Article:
While self-publishing can be both challenging and expensive, Beth Aldrich, Winnetka resident and author of the recently released self-published thriller Pink Slips, encourages those interested in writing to take the plunge.
“Write, write, write, write — write all you can,” Aldrich told DailyNorthShore. “Network and ask questions too. Some people won’t share their sources but I have never been that way.”
That’s the advice Aldrich followed when she decided to write Pink Slips. The book is a thriller set in a fictitious town on the North Shore, about Betsy Ryan, who is pregnant with her third child and receives threatening notes from an anonymous stranger. Aldrich took classes online, read books on writing and turned to others for advice, such as Glencoe author Dina Silver.
Aldrich said she regularly refers people to her agent, who helped her published her first book, Real Moms Love to Eat, with Penguin in 2012.
Aldrich turned to writing after suffering a serious car accident, while producing and hosting the PBS-TV series For Her Information. The car accident forced her to end the series, but it lead her to study holistic nutrition and eventually write her first book, sharing all she had learned.
While Aldrich thought she was done with writing, she was inspired to write Pink Slips after friends and neighbors kept encouraging her to write another book. DailyNorthShore spoke to Aldrich about what it is like to be a writer and to self-publish a novel.
DNS: You were the host of a PBS television series before you started writing. How did you make that career change?
BA: I was working on the television series when I got into a serious accident. I was working on the Cool Globes project in Chicago and was getting ready for an interview when the accident happened. I had to end the series but decided to go back to school and received a Certification of Health Counseling from Columbia University and the Institute for Integrative Nutrition. While I was working with clients on healthy living programs I decided to write a book sharing everything I had learned. A friend of mine who is a New York Times best-selling author helped me edit the book and it was published in 2012 by Penguin.
DNS: What inspired you to write Pink Slips?
BA: After I wrote Real Moms Love to Eat I took a few years off. When I moved, someone saw copies of my book in a box and asked when I was going to write another book. And other people kept asking me when I was going to write another book and that inspired me. When I decided to write fiction I had to really switch gears. I took classes online, started picking people’s brains and reading books on writing.
DNS: How did you come up with the story line of a woman being harassed by an anonymous stranger?
BA: When I read a writing prompt in Jerry Cleaver’s book Immediate Fiction, I immediately remembered a time when my son was a baby and I was home alone and received a scary, anonymous call. The call was from a stranger who said very personal things about me. I locked every door and window in the house and turned on all of the lights. Nothing ever happened, but it just stuck with me. Later, I decided to write a book about anonymous notes.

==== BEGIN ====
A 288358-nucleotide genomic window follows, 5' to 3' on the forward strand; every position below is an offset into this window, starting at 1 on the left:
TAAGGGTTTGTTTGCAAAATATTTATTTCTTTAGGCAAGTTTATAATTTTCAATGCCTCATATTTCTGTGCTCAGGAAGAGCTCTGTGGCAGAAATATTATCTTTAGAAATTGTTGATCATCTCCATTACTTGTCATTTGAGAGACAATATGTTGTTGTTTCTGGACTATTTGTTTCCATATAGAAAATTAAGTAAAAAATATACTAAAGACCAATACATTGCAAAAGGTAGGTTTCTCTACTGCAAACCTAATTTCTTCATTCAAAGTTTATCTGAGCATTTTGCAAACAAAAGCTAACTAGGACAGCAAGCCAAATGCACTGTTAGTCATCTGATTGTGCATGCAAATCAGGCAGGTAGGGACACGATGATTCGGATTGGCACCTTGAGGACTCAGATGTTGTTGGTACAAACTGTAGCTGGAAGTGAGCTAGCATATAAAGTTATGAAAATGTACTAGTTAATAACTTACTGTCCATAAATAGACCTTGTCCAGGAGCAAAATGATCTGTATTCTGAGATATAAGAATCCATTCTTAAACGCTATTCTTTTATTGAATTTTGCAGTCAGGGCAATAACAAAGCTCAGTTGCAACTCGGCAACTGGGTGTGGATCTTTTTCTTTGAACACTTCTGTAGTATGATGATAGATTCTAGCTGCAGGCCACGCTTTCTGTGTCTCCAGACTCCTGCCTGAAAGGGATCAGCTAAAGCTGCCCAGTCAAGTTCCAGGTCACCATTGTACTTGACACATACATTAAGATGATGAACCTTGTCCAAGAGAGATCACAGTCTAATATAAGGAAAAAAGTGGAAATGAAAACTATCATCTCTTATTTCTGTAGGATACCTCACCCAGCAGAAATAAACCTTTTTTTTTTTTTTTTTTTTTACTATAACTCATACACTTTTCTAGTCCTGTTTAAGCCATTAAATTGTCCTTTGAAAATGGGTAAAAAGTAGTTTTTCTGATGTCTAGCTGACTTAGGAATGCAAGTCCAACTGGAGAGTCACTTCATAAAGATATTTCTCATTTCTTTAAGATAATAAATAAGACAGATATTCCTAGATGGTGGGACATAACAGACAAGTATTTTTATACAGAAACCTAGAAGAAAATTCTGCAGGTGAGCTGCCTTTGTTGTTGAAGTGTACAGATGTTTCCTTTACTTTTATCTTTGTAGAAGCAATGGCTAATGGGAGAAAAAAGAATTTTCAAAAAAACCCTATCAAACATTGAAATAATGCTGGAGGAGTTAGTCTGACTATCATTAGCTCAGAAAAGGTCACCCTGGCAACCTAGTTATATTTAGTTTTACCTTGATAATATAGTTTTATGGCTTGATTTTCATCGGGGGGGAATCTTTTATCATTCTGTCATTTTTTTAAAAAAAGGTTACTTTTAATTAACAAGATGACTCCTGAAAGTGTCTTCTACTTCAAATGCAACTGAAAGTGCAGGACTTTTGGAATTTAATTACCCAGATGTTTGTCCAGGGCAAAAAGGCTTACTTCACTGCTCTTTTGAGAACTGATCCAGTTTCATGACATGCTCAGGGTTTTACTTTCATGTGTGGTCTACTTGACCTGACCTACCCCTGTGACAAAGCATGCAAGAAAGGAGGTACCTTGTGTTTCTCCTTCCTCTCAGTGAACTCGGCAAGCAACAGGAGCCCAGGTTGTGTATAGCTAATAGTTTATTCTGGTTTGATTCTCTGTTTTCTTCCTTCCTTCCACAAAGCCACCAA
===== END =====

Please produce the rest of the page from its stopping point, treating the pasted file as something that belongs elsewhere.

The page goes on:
DNS: Is the main character, Betsy Ryan, similar to you?
BA: It is based on my life in many ways except for the violence. I am a protective, detail-oriented person who watches out for safety. I based the book a little bit off myself — I would say Betsy Ryan is maybe 10 to 15 percent like me. Whenever people called me or I would notice things in my life while I was writing the book, I would incorporate that into the story. For instance, the dog in the story is named after my mother’s old dog. I think writers working on their early fiction find ways to relate the story to their own life. You write what you know.
DNS: Betsy Ryan has a special relationship with her dog. What inspired you to put that in the story?
BA: How she relates to her dog is based on my own Tibetan terriers. She talks to her dog all day. I talk to my dogs all day and they are my best friends. I tell people I need more friends – just joking!
DNS: Is there anything specific to the North Shore in the book that residents here would recognize?
BA: I started out getting very specific and then changed it to a fictitious town. The story has the feel of the North Shore, and its neighborhoods. I didn’t want to alienate anyone or hurt anyone’s feelings by keeping it too specific.
DNS: Why did you take the self-publishing route and what were the challenges?
BA: I decided to self-publish because my agent only does non-fiction books. To get an agent is very time consuming. I spent a long time pitching to agents but everyone had different feedback. I made some changes but wanted to the keep the story true to itself. Instead, I decided to hire professional editors and someone to design the book cover and layout.
It has been challenging but refreshing and exciting. Anybody who knows me knows I love a challenge. I visualize what I can do and then make it happen.
For more information about Aldrich or to find links to purchase her book, go to www.bethaldrich.com.